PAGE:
Uncertainty, Pluralism, and the Knowledge-Based Theory of the Firm: From J.-C. Spender’s Contribution to a Socio-Cognitive Approach

Markus Reihlen, Torsten Ringberg

Research output: Contribution to journalJournal articleResearchpeer-review

Abstract

J.-C. Spender’s award-winning, knowledge-based theory of the firm is based on four premises: (1) The firm can be sufficiently understood as a system of knowledge, (2) explicit and implicit knowing can be clearly dissociated, (3) organizations are conceived as cognizing entities, and (4) intuition shaped by shared cultural practices is a superior source of managerial knowledge. This line of reasoning represents a social constructionist view of the enactment, transfer, and storage of knowledge according to which managerial knowledge is largely tacitly shaped by industry recipes and the firm’s socio-cultural conventions and other social processes. Although comprehensive in scope, we argue that a knowledge-based theory of the firm needs to integrate a cognitivist approach that includes the synergetic production of tacit and explicit knowledge, the role of reflective thinking in resolving strategic uncertainties, and the interaction between the individual and the social. This socio-cognitive theory of the firm posits that sustained competitive advantage of a firm is founded on the ability to align knowledge internally within the firm as well as externally with its stakeholders through the individual sense-making of feedback from other individuals.
J.-C. Spender’s award-winning, knowledge-based theory of the firm is based on four premises: (1) The firm can be sufficiently understood as a system of knowledge, (2) explicit and implicit knowing can be clearly dissociated, (3) organizations are conceived as cognizing entities, and (4) intuition shaped by shared cultural practices is a superior source of managerial knowledge. This line of reasoning represents a social constructionist view of the enactment, transfer, and storage of knowledge according to which managerial knowledge is largely tacitly shaped by industry recipes and the firm’s socio-cultural conventions and other social processes. Although comprehensive in scope, we argue that a knowledge-based theory of the firm needs to integrate a cognitivist approach that includes the synergetic production of tacit and explicit knowledge, the role of reflective thinking in resolving strategic uncertainties, and the interaction between the individual and the social. This socio-cognitive theory of the firm posits that sustained competitive advantage of a firm is founded on the ability to align knowledge internally within the firm as well as externally with its stakeholders through the individual sense-making of feedback from other individuals.
LanguageEnglish
JournalEuropean Management Journal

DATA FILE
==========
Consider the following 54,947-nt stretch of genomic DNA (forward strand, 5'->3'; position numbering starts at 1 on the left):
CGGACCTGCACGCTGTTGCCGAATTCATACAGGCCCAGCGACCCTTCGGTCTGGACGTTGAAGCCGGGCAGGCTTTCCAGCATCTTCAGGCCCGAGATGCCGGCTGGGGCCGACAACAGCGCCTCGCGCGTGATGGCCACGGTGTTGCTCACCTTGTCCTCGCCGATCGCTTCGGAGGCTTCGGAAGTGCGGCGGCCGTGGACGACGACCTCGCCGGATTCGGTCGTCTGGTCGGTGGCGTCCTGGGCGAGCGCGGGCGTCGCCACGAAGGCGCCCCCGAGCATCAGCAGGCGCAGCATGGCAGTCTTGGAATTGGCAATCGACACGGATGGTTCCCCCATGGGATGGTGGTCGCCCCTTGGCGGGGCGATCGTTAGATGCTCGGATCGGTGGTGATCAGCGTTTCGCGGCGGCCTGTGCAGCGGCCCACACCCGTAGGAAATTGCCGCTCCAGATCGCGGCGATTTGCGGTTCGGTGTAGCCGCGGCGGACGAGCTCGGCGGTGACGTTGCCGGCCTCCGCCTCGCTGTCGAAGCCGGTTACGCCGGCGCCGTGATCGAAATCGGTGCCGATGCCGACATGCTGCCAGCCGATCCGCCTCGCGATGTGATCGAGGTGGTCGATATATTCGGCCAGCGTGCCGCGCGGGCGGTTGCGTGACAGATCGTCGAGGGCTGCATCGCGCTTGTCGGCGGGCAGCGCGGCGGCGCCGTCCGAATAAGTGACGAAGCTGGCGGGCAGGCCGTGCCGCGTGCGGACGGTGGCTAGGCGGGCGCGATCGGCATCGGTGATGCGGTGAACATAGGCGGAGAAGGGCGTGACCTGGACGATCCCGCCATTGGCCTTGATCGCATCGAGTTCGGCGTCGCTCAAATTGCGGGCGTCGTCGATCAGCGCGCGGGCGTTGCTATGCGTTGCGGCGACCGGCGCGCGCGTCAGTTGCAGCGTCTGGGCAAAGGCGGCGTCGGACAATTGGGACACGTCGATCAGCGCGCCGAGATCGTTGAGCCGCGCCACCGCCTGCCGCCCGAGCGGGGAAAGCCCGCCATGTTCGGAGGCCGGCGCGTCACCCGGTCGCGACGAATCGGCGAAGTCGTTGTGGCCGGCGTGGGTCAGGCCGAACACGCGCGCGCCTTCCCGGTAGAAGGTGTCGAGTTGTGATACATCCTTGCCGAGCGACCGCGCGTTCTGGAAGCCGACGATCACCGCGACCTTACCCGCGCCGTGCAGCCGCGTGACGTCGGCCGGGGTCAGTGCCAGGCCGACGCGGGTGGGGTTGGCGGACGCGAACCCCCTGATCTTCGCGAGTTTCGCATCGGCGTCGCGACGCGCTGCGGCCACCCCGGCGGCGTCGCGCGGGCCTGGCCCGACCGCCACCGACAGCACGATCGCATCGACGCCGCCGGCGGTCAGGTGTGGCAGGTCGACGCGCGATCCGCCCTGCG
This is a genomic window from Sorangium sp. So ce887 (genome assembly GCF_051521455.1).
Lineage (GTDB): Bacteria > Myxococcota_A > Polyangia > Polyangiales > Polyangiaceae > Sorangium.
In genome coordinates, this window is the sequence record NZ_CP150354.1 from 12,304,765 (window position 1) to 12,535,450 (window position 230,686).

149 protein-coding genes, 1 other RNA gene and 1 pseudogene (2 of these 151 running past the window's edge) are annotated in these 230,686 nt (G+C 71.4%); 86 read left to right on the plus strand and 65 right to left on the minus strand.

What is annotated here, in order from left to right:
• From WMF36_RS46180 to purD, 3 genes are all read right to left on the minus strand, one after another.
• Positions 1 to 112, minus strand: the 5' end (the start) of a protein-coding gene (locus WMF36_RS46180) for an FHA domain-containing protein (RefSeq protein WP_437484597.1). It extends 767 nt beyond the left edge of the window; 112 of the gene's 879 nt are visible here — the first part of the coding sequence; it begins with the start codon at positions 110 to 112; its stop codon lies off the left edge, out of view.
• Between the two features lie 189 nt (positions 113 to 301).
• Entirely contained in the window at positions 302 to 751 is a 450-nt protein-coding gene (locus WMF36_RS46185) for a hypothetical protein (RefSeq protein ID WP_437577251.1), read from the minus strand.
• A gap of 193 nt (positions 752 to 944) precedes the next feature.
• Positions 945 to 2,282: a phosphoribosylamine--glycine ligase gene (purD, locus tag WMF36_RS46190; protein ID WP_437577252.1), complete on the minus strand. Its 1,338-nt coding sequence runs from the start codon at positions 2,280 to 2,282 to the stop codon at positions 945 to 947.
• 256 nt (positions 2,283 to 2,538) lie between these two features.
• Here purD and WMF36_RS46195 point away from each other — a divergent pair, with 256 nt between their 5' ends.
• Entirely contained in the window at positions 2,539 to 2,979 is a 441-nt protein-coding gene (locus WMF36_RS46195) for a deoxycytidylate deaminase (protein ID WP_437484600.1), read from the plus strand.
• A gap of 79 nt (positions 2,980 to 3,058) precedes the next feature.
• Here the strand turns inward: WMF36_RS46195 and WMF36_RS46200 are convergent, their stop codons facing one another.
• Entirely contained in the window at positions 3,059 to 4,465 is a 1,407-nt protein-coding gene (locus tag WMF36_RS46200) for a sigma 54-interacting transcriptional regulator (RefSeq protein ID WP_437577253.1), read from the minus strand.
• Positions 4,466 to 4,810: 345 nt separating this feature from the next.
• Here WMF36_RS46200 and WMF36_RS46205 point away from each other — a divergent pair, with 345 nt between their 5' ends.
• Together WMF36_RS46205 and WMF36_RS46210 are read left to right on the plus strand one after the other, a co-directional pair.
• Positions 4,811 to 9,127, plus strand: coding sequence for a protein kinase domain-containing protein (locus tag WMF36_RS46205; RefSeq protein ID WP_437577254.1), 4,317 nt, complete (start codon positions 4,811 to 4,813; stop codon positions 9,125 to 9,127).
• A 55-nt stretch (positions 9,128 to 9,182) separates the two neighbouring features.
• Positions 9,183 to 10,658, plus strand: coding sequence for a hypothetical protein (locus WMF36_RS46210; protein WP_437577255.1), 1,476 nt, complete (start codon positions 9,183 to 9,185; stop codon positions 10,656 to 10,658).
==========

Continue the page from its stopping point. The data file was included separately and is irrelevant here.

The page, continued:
Volume31
Issue number6
Pages706-716
ISSN0263-2373
DOIs
StatePublished - Dec 2013

Keywords

    Cite this

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    abstract = "J.-C. Spender’s award-winning, knowledge-based theory of the firm is based on four premises: (1) The firm can be sufficiently understood as a system of knowledge, (2) explicit and implicit knowing can be clearly dissociated, (3) organizations are conceived as cognizing entities, and (4) intuition shaped by shared cultural practices is a superior source of managerial knowledge. This line of reasoning represents a social constructionist view of the enactment, transfer, and storage of knowledge according to which managerial knowledge is largely tacitly shaped by industry recipes and the firm’s socio-cultural conventions and other social processes. Although comprehensive in scope, we argue that a knowledge-based theory of the firm needs to integrate a cognitivist approach that includes the synergetic production of tacit and explicit knowledge, the role of reflective thinking in resolving strategic uncertainties, and the interaction between the individual and the social. This socio-cognitive theory of the firm posits that sustained competitive advantage of a firm is founded on the ability to align knowledge internally within the firm as well as externally with its stakeholders through the individual sense-making of feedback from other individuals.",
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    Uncertainty, Pluralism, and the Knowledge-Based Theory of the Firm : From J.-C. Spender’s Contribution to a Socio-Cognitive Approach. / Reihlen, Markus; Ringberg, Torsten.

    In: European Management Journal, Vol. 31, No. 6, 12.2013, p. 706-716.

    Research output: Contribution to journalJournal articleResearchpeer-review

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